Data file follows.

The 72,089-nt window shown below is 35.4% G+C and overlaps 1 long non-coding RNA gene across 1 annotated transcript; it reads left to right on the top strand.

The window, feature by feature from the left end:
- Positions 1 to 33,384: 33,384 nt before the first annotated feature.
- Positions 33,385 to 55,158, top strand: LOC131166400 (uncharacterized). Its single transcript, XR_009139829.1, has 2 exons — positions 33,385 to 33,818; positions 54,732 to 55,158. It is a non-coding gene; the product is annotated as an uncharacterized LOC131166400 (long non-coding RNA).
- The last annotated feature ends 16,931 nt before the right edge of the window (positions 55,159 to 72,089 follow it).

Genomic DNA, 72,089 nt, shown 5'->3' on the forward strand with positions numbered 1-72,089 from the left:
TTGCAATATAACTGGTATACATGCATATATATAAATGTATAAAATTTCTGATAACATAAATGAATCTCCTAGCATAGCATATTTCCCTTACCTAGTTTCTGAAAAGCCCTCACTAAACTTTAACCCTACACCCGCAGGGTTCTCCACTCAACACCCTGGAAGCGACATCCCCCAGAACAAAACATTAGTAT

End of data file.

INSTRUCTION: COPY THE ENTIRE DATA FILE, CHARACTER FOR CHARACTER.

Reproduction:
The 72,089-nt window shown below is 35.4% G+C and overlaps 1 long non-coding RNA gene across 1 annotated transcript; it reads left to right on the top strand.

The window, feature by feature from the left end:
- Positions 1 to 33,384: 33,384 nt before the first annotated feature.
- Positions 33,385 to 55,158, top strand: LOC131166400 (uncharacterized). Its single transcript, XR_009139829.1, has 2 exons — positions 33,385 to 33,818; positions 54,732 to 55,158. It is a non-coding gene; the product is annotated as an uncharacterized LOC131166400 (long non-coding RNA).
- The last annotated feature ends 16,931 nt before the right edge of the window (positions 55,159 to 72,089 follow it).

Genomic DNA, 72,089 nt, shown 5'->3' on the forward strand with positions numbered 1-72,089 from the left:
TTGCAATATAACTGGTATACATGCATATATATAAATGTATAAAATTTCTGATAACATAAATGAATCTCCTAGCATAGCATATTTCCCTTACCTAGTTTCTGAAAAGCCCTCACTAAACTTTAACCCTACACCCGCAGGGTTCTCCACTCAACACCCTGGAAGCGACATCCCCCAGAACAAAACATTAGTAT